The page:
Sat | Dec 16, 2017

Rusea's 1992 - teamwork works

Published:Saturday | November 18, 2017 | 12:00 AMHubert Lawrence
Emerson Henry
Alme McFarlane
1
2

Ask Dennis Jumpp about the Rusea's High School 1992 schoolboy season and a smile appears.

"It brings a lot of joy to my heart, knowing that at the outset we were trying to make the 1991 wrongs right. We realised that the effort that we made to make us a compact group that works for each other actually shows that teamwork is really the way to go."

Despite the school's fine record in football, the 1991 season was a loss. "We decided that we needed to make some history of our own," Jumpp reminisced, "based on the fact that we were a totally new bunch and we had lost everything in 1991."

Coached by the wily Emerson Henry and first-year assistant Anthony Williams, and captained by Jumpp, the 1992 Russians really got going in the daCosta Cup interzone round with wins over St Elizabeth Technical (STETHS) and Holmwood Technical and Clarendon College in semi-finals.

"It was a very good all round team, strong in all departments," said Henry 25 years later. With Anthony Fogarty and Socrates Christie slotting goals on a regular basis and with the likes of Jumpp, a distant relative to Anthony Jumpp of the wonderful 1963 Cornwall College side, Alme McFarlane, right footed left back Andrew O'Connor and Orlando Sewell working together, Rusea's edged Glenmuir High School 1-0 to win the daCosta Cup.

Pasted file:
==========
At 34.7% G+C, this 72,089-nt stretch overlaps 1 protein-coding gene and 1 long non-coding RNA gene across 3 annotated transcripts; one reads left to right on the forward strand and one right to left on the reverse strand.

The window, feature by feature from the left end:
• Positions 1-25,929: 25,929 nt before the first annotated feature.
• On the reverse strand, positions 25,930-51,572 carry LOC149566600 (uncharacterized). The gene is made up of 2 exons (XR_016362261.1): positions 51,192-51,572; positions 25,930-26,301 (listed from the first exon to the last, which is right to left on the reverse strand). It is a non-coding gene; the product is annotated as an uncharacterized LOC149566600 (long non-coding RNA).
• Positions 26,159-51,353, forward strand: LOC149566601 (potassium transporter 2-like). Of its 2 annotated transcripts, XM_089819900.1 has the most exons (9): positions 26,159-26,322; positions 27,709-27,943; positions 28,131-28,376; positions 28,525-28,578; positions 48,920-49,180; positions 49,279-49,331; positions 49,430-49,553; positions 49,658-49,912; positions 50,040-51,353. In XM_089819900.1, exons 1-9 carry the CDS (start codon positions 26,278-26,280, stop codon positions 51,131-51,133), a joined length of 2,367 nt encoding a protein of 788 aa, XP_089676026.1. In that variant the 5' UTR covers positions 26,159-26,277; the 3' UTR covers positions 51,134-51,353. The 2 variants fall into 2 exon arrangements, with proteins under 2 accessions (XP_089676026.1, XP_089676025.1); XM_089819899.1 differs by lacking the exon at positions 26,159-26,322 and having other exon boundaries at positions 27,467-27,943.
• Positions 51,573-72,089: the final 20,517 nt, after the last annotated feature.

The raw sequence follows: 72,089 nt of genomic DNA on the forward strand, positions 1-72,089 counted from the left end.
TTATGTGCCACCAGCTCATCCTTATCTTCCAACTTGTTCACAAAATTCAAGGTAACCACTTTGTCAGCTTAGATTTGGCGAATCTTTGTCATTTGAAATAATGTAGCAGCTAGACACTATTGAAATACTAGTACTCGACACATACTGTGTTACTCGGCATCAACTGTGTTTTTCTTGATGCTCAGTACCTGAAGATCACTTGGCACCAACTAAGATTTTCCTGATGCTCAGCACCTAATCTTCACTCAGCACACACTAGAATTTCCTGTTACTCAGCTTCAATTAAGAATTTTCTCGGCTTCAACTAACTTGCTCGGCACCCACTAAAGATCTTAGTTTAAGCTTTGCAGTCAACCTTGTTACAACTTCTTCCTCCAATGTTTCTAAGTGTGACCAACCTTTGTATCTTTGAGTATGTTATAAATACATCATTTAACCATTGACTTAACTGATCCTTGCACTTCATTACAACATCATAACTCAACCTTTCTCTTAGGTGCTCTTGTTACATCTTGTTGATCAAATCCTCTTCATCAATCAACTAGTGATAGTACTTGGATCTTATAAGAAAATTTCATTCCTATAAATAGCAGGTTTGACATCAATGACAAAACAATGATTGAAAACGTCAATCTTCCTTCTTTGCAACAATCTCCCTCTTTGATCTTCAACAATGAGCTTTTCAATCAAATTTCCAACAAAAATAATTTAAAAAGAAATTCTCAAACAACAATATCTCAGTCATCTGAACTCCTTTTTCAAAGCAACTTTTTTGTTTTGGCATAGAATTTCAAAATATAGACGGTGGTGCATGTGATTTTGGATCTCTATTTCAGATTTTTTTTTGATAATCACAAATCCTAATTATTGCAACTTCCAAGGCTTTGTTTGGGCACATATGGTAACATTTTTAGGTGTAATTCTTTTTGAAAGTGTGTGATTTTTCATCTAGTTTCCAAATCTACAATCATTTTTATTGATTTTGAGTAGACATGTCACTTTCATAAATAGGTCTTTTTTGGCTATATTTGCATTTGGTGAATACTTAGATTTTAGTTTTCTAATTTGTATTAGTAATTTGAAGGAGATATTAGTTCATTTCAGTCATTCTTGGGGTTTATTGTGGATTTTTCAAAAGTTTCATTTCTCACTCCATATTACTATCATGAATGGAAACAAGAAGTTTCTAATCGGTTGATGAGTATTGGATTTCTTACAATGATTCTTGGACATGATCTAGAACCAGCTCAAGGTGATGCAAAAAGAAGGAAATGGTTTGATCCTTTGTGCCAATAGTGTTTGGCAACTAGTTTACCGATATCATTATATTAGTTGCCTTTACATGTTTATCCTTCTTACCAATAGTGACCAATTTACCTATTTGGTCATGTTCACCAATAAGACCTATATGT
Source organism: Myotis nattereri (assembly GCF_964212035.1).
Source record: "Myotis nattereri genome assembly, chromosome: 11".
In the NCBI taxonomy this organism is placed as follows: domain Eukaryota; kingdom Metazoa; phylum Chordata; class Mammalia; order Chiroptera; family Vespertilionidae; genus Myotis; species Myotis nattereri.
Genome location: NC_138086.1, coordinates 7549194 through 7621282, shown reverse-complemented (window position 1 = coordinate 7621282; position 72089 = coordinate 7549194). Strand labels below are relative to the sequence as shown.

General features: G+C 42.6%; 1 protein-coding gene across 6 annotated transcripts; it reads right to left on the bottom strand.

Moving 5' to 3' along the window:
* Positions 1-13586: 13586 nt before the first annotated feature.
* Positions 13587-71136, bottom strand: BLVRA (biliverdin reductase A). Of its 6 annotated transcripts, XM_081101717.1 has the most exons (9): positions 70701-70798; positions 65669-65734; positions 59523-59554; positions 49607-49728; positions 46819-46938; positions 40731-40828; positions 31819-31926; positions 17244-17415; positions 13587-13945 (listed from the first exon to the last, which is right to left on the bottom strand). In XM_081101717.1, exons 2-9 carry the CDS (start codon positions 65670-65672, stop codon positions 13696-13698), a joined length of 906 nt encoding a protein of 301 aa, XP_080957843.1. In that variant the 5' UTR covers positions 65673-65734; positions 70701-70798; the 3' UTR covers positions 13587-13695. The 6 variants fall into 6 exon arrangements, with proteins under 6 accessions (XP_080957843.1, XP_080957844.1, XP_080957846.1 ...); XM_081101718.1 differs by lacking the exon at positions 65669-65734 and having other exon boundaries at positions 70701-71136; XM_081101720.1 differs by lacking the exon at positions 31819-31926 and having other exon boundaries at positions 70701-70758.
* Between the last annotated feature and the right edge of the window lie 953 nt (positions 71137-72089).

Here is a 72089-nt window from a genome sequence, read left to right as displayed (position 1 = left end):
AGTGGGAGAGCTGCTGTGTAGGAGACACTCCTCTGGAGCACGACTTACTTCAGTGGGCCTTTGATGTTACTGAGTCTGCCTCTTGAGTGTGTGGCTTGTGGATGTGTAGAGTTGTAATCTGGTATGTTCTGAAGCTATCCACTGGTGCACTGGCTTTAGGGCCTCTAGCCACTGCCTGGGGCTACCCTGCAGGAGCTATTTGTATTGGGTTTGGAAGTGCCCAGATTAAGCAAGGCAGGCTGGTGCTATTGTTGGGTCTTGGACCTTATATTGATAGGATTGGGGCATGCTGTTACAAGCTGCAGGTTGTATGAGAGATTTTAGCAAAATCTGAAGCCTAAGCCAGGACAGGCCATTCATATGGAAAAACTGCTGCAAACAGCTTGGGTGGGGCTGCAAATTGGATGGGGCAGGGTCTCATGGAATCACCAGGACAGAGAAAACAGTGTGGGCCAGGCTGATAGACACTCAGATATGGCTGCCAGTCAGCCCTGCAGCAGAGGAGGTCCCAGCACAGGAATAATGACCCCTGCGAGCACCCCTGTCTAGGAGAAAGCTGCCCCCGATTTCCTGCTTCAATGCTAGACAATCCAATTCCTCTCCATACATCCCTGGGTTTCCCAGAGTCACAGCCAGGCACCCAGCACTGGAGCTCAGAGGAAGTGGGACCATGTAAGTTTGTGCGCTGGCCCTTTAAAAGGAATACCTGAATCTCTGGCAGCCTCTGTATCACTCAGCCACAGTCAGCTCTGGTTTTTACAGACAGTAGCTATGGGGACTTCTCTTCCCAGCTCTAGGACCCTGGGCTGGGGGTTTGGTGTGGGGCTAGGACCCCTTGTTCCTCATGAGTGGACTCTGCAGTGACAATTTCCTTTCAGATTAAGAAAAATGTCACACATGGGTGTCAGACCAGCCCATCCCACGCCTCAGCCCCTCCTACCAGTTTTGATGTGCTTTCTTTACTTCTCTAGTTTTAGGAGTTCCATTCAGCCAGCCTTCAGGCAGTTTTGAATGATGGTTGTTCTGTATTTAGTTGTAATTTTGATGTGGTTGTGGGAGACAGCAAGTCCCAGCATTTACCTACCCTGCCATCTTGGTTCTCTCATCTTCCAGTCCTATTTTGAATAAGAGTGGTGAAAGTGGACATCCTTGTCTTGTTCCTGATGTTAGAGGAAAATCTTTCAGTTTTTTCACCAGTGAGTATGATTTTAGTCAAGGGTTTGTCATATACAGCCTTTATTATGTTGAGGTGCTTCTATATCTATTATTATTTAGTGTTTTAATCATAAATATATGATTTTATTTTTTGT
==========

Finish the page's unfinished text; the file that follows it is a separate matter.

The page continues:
A header by Christie settled that rematch of the 1985 final.

Fogarty and Christie stuck goals in a 2-0 win over Glenmuir to put the Russians into the Ben Francis final where McFarlane found a late winner to beat Clarendon College again.

Then only St George's College, the winners of the Manning Cup, with stars like Ali Rose and Andy Williams, stood between Rusea's and the triple. Captain for the second season, Jumpp revealed that his goalkeeper Locksley Reid was worried as the first leg of the Olivier Shield approached at the Nature Village field.

 

Nervy affair

 

"Anytime he heard the name Ali Rose, he would get nervous," Jumpp recounted, "so just before we were ready to go out on the field for that game, he was saying, 'coach, my belly is hurting, my belly is hurting'."

According to the captain, that earned the goalie a stern rebuke from Henry. It worked.

"Our goalkeeper was outstanding," said the coach. "Quite a number of times, Ali Rose got through but when Locksley stood up, it's like he filled the entire goal."

With Reid blocking the path to goal and Christie on target, the team from Hanover took a 1-0 margin into the second leg at the National Stadium.

Jumpp had missed the first leg with accumulated bookings and came back for the rematch which finished 0-0.

"It was a very open game," Henry explained, "but again both teams' defences stood up."

The deed was done. Jumpp and his teammates had reached their goal and had written their own page in Rusea's school history.

"They all wanted to give of their best," praised the coach a quarter of a century later. "They loved football" he concluded, "and they played for each other."